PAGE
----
Dig Diary – Monday, August 1, 2011
It’s been one of those funny Orkney days, with almost no wind, an eerie mist and a sticky temperature. Not particularly conducive to energetic digging, but if the staff were puffing and breathless, the Ness was up to its usual high standard of both finds and archaeology.
Toolkits and cubes
On Friday, Roy found what appears to be a Neolithic toolkit in Structure Eight, comprising shaped stone spatula, possible rubbing stone and a beautiful flint knife.
Today, and just a few centimetres away he found another toolkit, or it may be a further part of the original one. This was made up of another, and perfect, stone spatula, a Skaill knife and a large rib bone, which could have been used for smoothing.
Structure Eight clearly has more to give, in terms of finds.
Elsewhere in the structure, more roof tiles were removed and floor deposits revealed. A beautiful hearth has been defined between the northernmost pair of main recesses and the contents will soon be sampled for analysis.
In Hugo’s northern corner, Tonni found our second stone cube. This one is neater and cuter than the one which turned up in Structure Eight.
It is also smaller and it will be interesting to compare our stone cubes with the one which is in the museum at the Tomb of the Eagles, in South Ronaldsay.
In Structure Ten, Mike may, at last, have found the robbed out entrance.
This seems to be indicated by changes in the material he is digging and, if true, will be another significant advance in understanding this enormous and complex building.
Behind the dresser/altar in Structure Ten, further work has been done on what may be a production area for paint, presumably that used on the painted stones. Today, a new stone “dish” emerged, perfectly shaped for grinding ochre and, as if on cure, more deposits of ochre also appeared.
Today we also welcomed new diggers. Some are old friends, returning for yet another spell on this iconic site, while others are new.
We wish them all a great time, and look forward to the fruits of their work.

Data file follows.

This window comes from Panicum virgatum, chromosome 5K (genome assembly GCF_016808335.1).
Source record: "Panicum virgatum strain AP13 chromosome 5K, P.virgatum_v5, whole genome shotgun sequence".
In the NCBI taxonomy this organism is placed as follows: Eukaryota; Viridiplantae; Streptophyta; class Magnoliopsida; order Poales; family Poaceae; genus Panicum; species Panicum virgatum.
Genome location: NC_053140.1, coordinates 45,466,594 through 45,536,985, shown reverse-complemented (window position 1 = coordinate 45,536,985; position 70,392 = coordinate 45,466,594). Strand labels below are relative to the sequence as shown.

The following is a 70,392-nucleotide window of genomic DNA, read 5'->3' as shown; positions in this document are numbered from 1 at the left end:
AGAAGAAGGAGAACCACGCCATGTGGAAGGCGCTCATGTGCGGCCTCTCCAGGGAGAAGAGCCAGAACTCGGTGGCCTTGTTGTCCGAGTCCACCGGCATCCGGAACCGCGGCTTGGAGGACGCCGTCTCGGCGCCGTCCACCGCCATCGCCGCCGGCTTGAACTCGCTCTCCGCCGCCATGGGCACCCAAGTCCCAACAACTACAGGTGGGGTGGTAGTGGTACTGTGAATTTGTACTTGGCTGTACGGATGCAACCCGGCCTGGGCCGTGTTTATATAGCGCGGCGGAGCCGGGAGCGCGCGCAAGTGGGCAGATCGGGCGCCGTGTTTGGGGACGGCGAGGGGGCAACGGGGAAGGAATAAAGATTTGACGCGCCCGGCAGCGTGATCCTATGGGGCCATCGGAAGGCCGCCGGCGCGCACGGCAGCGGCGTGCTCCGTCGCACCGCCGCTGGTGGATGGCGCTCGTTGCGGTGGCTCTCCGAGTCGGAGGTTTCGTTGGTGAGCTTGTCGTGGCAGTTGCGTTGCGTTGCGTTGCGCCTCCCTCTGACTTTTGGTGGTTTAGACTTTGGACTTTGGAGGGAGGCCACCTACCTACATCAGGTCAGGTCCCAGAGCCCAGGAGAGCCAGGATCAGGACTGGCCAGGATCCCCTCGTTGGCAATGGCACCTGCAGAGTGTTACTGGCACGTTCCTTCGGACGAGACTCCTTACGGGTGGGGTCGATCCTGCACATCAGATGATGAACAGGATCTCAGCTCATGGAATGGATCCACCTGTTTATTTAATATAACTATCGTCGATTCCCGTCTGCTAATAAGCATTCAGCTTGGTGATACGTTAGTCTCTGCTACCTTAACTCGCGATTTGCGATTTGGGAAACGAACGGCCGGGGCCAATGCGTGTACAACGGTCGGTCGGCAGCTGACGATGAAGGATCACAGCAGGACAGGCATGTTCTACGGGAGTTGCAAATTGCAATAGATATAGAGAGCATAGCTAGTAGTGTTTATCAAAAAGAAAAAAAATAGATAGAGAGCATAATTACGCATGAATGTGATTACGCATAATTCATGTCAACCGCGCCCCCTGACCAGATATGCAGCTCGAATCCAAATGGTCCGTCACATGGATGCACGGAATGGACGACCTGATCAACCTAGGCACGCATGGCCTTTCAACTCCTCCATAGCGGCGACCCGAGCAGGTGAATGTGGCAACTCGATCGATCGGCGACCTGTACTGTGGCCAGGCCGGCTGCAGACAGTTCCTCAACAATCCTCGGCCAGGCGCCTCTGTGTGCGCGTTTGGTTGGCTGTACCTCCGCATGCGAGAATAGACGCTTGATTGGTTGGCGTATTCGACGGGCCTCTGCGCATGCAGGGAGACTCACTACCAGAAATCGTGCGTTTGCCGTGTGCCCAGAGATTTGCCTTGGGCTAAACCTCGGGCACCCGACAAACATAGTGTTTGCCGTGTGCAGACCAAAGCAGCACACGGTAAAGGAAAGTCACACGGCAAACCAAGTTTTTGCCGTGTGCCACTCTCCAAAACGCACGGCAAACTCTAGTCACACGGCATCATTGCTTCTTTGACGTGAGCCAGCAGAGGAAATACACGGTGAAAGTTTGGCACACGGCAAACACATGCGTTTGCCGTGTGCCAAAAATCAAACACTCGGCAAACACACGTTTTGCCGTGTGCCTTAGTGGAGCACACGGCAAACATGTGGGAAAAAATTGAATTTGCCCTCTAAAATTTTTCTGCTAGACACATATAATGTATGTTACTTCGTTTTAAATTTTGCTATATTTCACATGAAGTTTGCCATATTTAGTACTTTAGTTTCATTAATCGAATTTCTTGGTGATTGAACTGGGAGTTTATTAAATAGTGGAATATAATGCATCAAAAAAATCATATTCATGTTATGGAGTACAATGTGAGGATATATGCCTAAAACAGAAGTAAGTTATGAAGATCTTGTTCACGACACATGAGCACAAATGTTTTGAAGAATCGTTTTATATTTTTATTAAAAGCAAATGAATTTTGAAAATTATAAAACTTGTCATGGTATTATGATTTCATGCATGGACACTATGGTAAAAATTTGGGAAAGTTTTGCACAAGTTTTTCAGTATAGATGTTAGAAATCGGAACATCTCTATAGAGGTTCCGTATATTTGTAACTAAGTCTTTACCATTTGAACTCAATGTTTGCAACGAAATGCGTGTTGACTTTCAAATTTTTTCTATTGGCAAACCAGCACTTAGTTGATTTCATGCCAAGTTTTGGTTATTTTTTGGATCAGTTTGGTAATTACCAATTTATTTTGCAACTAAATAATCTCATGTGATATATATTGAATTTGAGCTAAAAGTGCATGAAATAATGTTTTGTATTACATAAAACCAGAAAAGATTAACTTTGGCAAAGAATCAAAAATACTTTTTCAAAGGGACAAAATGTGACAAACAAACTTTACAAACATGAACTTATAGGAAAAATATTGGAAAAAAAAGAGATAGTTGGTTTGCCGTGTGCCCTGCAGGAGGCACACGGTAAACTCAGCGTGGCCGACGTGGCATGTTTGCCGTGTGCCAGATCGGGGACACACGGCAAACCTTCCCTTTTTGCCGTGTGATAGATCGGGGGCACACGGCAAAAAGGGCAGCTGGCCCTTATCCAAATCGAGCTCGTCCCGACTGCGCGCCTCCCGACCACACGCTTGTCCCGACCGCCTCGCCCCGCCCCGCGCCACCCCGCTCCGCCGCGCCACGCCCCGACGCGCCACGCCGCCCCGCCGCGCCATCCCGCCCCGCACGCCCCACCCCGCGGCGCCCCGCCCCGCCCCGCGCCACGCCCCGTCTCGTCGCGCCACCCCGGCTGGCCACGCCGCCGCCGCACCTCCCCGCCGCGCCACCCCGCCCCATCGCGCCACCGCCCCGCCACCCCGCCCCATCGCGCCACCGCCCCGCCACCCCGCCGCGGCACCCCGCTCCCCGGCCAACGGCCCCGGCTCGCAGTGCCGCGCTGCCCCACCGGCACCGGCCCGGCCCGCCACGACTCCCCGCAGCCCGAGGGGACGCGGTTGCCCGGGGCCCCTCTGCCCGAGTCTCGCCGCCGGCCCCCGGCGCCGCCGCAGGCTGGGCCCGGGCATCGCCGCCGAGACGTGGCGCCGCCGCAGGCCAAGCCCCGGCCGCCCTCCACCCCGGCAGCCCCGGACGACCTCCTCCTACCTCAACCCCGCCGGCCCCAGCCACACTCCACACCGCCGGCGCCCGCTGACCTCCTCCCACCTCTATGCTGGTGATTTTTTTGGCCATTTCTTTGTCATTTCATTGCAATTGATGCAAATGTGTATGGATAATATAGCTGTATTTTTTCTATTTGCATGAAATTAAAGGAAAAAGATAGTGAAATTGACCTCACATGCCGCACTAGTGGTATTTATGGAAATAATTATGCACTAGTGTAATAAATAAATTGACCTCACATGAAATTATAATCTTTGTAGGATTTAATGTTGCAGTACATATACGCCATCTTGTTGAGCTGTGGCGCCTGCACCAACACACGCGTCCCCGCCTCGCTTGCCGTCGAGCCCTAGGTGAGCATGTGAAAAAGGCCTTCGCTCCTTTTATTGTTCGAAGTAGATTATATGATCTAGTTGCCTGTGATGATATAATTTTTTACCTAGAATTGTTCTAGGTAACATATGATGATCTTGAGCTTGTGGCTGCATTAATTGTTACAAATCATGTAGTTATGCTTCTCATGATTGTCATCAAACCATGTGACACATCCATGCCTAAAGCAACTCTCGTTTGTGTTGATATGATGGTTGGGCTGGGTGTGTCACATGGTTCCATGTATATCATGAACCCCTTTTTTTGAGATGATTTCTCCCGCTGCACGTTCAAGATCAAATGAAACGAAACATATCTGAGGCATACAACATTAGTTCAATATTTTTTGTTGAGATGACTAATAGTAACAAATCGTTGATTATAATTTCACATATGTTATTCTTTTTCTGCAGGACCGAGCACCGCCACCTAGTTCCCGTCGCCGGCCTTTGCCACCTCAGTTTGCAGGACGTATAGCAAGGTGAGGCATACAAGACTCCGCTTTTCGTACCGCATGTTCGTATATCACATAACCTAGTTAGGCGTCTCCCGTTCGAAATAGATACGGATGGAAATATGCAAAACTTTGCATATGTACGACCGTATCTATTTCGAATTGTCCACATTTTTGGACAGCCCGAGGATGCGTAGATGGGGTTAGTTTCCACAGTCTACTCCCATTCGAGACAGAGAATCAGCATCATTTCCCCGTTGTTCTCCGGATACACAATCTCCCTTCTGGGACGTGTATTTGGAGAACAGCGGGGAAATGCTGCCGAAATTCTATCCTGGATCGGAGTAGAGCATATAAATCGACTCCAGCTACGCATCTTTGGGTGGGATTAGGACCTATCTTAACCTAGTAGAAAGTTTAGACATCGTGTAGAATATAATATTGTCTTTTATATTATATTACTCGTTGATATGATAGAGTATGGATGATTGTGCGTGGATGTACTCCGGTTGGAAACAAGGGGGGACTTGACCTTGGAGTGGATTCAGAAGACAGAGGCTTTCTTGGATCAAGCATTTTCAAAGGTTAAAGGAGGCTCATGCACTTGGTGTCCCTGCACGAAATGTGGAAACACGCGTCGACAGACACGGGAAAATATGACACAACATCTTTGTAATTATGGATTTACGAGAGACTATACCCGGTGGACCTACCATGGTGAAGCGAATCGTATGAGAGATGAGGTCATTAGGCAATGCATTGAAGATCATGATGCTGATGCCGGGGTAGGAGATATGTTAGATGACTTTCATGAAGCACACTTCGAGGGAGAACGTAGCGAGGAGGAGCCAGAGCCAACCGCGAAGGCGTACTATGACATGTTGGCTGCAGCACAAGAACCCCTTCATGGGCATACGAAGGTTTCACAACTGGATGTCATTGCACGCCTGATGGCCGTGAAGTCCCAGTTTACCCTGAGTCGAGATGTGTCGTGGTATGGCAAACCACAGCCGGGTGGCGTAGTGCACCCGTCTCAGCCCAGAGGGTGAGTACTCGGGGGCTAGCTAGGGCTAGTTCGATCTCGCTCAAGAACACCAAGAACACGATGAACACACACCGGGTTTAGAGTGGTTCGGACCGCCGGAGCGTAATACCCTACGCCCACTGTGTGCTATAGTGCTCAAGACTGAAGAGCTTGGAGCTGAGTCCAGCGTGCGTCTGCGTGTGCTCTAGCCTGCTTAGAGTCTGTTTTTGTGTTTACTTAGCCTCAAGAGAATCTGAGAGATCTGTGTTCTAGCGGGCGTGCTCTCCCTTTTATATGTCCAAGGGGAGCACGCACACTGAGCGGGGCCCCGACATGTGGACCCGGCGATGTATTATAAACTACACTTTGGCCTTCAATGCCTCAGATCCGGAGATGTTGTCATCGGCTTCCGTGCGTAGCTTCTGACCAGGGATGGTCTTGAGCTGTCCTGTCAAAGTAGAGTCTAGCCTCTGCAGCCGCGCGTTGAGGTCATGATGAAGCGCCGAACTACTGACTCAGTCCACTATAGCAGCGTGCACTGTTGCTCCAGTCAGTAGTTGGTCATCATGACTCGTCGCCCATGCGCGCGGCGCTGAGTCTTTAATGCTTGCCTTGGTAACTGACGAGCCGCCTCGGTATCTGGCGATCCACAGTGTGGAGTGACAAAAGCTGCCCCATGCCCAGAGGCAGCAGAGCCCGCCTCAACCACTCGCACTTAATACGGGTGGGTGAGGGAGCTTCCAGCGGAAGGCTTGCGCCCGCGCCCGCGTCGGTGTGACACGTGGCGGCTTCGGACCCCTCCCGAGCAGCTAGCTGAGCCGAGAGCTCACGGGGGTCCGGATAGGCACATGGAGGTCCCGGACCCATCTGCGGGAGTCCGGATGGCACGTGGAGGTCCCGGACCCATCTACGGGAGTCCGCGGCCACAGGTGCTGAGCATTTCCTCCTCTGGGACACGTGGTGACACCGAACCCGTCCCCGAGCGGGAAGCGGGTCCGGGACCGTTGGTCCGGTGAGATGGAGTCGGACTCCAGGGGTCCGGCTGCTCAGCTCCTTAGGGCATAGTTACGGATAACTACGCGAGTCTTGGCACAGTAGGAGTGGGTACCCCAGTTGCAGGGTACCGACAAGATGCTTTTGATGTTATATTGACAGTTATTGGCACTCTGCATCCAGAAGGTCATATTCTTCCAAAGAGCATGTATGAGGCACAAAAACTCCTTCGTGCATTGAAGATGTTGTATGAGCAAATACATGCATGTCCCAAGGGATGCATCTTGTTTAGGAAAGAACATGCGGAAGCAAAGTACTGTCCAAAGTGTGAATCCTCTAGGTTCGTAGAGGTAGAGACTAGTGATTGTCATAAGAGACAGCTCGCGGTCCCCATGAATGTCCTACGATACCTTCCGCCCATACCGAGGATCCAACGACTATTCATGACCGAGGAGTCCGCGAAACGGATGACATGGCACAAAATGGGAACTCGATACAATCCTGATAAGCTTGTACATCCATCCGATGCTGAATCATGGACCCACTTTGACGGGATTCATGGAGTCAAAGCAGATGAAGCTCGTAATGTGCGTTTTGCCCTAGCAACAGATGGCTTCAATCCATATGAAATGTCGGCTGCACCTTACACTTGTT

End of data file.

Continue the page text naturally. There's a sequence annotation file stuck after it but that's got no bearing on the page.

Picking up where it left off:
From the Trenches
My name is Rachel and this is the start to my second week of digging on an archaeological site, ever.
I’ve come all the way across the pond from Portland, Oregon, in the US, for an archaeology field school conducted through Willamette University.
By now, I’ve settled into the routine of digging on the site, as well as life in the lovely town of Kirkwall. Though my muscles have, luckily, gotten used to the act of kneeling and trowelling all day, I haven’t yet adjusted to the magnitude of archaeological wealth at the Ness of Brodgar and Orkney in general.
It seems that nearly every other day, a new discovery is made which shapes ideas about how this space was used by the Neolithic people who inhabited it.
Though this portion of the blog is called From the Trenches, today the title is misleading, considering I’ve hardly been in a trench all day.
For the last week I’ve been digging on the outer wall of Structure Twelve, but I spent most of today, up the road, at the Ring of Bookan.
Here, several of my fellow field school students and I learned about the act of surveying a site, which is typically what happens before any excavation begins.
The site is considered a possible henge – though director Nick has other ideas! – and, from a distance, it doesn’t look like more than a circular mound, surrounded by a deep ditch.
But once you’re standing atop the highest point in the centre of the mound, the magnitude of the circle, and the depth of the almost perfectly round ditch, are quite impressive. It’s almost certain that this was yet another site of religious significance to ancient Orcadians.The Ring of Bookan, Sandwick, Orkney. (Sigurd Towrie)
I have three weeks of digging left on the Ness of Brodgar and I feel like there is still an incredible amount left to learn.
As an anthropology major, with an interest in religious studies as well, I am not sure that I will ever pursue archaeology as a career. But there is still plenty to gain by working on this site, especially concerning the culture and religion of the people who lived here.
It’s obvious that the site was of high religious value to its inhabitants, and it sheds light on how these beliefs and customs may have evolved over time. This is my favorite aspect of the site and the reason that I travelled here to volunteer. I’m very excited, not only because of the archaeological lessons, but the cultural experiences of being in a foreign country that these next few weeks will hold.